Musk, who has met with Chinese leader Xi Jinping several times, has also said that Taiwan should join China as a “special administrative region” — like Hong Kong and Macau.

Behind the scenes, Musk has expressed darker views about China.

Musk, according to Isaacson, told media personality Bari Weiss in 2022 that there were two sides to China’s persecution of the Uyghurs. More than a million Uyghurs — a predominantly Muslim Turkic community — have been put into internment camps for the purposes of “re-education” — communist lingo for brainwashing. Musk’s comments appear to be justifying China’s treatment of the Uyghurs to some degree.

(For more on the persecution of Uyghur Muslims in China, listen to my interview with Uyghur American advocate Nury Turkel.)

Tesla and Human Rights in Xinjiang

It’s not just Musk’s views on China’s treatment of the Uyghurs that are troubling. Tesla has shown a disregard for Uyghur rights.

In 2022, Tesla opened its first showroom in Xinjiang, the administrative region encompassing the Uyghur homeland where forced labor is widespread and over a million Uyghurs were put into re-education camps beginning in 2017.

Tesla, like most automakers in China, has a high risk of exposure to aluminum and lithium supply chains that use Uyghur forced labor.

Roughly ten percent of the world’s aluminum is produced in Xinjiang, according to Human Rights Watch (HRW). Tesla has been transparent to some degree about its materials and parts sourcing, but it informed HRW that “it has not mapped its full aluminum supply chain for all products.” HRW assessed there is risk that the company’s aluminum could be sourced from Xinjiang-based smelters that use Uyghur forced labor transfers and partner with the Xinjiang Production and Construction Corps (XPCC), a paramilitary body that oversees the forced Uyghur labor program.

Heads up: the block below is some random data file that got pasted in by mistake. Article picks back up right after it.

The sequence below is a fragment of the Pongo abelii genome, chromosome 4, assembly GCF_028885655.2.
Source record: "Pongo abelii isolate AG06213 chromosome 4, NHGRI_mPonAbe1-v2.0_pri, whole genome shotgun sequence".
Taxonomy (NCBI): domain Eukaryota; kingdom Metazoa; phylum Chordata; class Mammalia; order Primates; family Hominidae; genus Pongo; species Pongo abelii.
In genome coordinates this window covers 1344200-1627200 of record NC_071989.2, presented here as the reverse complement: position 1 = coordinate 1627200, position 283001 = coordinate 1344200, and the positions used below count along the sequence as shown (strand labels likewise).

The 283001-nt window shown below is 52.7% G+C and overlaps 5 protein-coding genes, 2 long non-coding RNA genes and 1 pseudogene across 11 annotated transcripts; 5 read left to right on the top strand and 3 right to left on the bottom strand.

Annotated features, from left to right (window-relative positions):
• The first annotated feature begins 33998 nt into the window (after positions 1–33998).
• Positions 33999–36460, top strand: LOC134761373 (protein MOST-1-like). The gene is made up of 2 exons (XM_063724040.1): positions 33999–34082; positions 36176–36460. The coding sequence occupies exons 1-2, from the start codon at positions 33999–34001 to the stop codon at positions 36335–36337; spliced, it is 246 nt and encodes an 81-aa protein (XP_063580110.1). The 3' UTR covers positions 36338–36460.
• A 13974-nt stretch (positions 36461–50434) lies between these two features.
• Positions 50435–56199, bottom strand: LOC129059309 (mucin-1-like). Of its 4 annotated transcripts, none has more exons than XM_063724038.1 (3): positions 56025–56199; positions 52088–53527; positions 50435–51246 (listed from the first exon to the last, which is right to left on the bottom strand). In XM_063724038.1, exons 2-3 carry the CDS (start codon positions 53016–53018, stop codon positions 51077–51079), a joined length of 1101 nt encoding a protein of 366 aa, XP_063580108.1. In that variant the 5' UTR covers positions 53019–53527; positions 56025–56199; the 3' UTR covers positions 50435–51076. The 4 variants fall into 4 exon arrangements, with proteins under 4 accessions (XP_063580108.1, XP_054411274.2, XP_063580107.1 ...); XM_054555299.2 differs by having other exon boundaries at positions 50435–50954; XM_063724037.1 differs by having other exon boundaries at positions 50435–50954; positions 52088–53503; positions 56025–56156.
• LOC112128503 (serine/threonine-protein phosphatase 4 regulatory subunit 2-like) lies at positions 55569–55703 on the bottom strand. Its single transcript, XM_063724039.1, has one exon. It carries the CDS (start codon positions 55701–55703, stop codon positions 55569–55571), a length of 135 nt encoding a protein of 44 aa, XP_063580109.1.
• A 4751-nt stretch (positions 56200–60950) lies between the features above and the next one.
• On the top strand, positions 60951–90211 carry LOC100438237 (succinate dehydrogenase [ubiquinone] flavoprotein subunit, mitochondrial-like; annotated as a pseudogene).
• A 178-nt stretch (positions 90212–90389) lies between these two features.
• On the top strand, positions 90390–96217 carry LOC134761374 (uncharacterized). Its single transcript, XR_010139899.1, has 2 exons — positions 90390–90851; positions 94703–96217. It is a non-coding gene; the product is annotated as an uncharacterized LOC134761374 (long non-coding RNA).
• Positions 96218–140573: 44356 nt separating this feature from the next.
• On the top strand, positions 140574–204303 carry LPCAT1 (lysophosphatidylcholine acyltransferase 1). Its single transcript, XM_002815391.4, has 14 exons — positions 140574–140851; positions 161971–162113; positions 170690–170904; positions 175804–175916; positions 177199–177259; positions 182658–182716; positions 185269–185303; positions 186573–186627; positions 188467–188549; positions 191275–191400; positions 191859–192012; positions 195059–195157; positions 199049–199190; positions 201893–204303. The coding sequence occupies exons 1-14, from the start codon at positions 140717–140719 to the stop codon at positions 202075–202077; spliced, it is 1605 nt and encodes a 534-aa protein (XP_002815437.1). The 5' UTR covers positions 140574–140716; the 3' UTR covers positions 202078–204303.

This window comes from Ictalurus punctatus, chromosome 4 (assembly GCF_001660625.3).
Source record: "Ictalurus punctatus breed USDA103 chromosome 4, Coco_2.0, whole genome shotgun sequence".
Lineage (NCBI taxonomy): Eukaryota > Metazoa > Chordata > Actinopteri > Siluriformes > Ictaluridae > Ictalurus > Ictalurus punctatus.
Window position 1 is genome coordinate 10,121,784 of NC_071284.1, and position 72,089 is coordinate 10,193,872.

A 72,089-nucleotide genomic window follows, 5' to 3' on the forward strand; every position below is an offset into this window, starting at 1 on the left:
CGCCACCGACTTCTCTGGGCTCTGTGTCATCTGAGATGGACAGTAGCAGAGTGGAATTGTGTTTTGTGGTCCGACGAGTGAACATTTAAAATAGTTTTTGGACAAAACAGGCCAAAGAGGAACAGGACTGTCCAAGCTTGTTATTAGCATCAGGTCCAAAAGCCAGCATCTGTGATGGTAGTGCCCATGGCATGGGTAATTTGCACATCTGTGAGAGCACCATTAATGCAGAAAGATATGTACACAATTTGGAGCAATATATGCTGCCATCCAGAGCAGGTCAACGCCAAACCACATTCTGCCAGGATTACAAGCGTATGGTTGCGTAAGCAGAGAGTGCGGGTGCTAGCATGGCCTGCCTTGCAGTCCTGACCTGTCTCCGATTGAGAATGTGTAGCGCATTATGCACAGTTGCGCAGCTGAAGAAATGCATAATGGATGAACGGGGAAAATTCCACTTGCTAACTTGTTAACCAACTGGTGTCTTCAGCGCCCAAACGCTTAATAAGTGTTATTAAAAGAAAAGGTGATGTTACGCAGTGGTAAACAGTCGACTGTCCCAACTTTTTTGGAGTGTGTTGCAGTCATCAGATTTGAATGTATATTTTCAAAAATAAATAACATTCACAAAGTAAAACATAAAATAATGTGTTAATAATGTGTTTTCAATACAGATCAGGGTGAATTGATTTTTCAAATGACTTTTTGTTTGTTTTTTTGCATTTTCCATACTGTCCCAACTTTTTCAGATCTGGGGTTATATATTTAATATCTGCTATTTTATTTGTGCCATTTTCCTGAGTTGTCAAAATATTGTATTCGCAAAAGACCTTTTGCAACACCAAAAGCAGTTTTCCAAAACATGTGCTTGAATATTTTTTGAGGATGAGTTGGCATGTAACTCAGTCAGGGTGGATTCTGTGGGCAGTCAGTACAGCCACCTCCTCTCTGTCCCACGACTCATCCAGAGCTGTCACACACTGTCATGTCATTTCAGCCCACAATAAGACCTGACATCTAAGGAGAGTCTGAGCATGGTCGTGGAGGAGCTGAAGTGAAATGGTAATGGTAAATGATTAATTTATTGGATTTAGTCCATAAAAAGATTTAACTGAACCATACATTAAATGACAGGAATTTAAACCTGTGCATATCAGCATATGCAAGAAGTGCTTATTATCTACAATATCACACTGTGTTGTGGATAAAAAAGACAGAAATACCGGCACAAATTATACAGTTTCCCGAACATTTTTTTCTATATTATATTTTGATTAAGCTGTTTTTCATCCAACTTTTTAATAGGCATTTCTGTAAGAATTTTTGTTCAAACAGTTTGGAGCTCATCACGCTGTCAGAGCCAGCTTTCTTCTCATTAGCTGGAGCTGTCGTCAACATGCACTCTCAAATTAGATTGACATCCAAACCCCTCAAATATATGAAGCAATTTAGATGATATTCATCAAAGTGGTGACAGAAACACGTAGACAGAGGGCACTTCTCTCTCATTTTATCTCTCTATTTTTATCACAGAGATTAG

An investigation by the Washington Post last year reveals that Tesla sources exterior parts from Beijing WKW, which is supplied by Xinjiang Zhonghe — a group also linked to the XPCC and labor transfers.

Tesla, like Ford and other automakers, also sources its batteries from CATL, the world’s largest producer of EV batteries. CATL has come under fire for its ties to Xinjiang Zhicun Lithium, another company tied to Uyghur labor transfers.

CATL has since formally divested in Xinjiang Zhicun Lithium. But last year, Senator Marco Rubio alleged that the divestment was a ruse, with CATL effectively retaining significant control over the company through a proxy.

Among EV players, Tesla is not alone in its potential exposure to Uyghur forced labor. But Musk’s actions and beliefs suggest he’s willing to go quite far to keep Beijing on his side.

Arif Rafiq is the editor of Globely News. Rafiq has contributed commentary and analysis on global issues for publications such as Foreign Affairs, Foreign Policy, the New Republic, the New York Times, and POLITICO Magazine.

He has appeared on numerous broadcast outlets, including Al Jazeera English, the BBC World Service, CNN International, and National Public Radio.